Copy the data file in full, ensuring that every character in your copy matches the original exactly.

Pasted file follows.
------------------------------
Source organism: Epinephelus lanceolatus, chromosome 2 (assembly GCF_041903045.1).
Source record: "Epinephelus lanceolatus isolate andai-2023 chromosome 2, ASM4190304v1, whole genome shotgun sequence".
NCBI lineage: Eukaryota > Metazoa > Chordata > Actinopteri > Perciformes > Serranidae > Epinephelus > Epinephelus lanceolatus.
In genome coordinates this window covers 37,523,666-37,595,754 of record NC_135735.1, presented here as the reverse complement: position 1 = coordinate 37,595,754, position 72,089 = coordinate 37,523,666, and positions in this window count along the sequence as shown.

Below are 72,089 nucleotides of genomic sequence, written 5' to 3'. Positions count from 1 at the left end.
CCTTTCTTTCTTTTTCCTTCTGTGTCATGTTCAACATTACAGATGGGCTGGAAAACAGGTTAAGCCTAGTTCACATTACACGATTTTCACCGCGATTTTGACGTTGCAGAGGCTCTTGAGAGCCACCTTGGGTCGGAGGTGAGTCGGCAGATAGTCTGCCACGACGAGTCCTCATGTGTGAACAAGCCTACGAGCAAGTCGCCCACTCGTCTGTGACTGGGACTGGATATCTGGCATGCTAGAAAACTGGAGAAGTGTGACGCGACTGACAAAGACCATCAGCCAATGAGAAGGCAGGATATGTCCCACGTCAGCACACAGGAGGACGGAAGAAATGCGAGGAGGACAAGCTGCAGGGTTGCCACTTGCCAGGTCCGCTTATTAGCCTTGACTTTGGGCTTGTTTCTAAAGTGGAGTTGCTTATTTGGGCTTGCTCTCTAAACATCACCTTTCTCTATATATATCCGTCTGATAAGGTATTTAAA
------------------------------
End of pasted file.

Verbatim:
Source organism: Epinephelus lanceolatus, chromosome 2 (assembly GCF_041903045.1).
Source record: "Epinephelus lanceolatus isolate andai-2023 chromosome 2, ASM4190304v1, whole genome shotgun sequence".
NCBI lineage: Eukaryota > Metazoa > Chordata > Actinopteri > Perciformes > Serranidae > Epinephelus > Epinephelus lanceolatus.
In genome coordinates this window covers 37,523,666-37,595,754 of record NC_135735.1, presented here as the reverse complement: position 1 = coordinate 37,595,754, position 72,089 = coordinate 37,523,666, and positions in this window count along the sequence as shown.

Below are 72,089 nucleotides of genomic sequence, written 5' to 3'. Positions count from 1 at the left end.
CCTTTCTTTCTTTTTCCTTCTGTGTCATGTTCAACATTACAGATGGGCTGGAAAACAGGTTAAGCCTAGTTCACATTACACGATTTTCACCGCGATTTTGACGTTGCAGAGGCTCTTGAGAGCCACCTTGGGTCGGAGGTGAGTCGGCAGATAGTCTGCCACGACGAGTCCTCATGTGTGAACAAGCCTACGAGCAAGTCGCCCACTCGTCTGTGACTGGGACTGGATATCTGGCATGCTAGAAAACTGGAGAAGTGTGACGCGACTGACAAAGACCATCAGCCAATGAGAAGGCAGGATATGTCCCACGTCAGCACACAGGAGGACGGAAGAAATGCGAGGAGGACAAGCTGCAGGGTTGCCACTTGCCAGGTCCGCTTATTAGCCTTGACTTTGGGCTTGTTTCTAAAGTGGAGTTGCTTATTTGGGCTTGCTCTCTAAACATCACCTTTCTCTATATATATCCGTCTGATAAGGTATTTAAA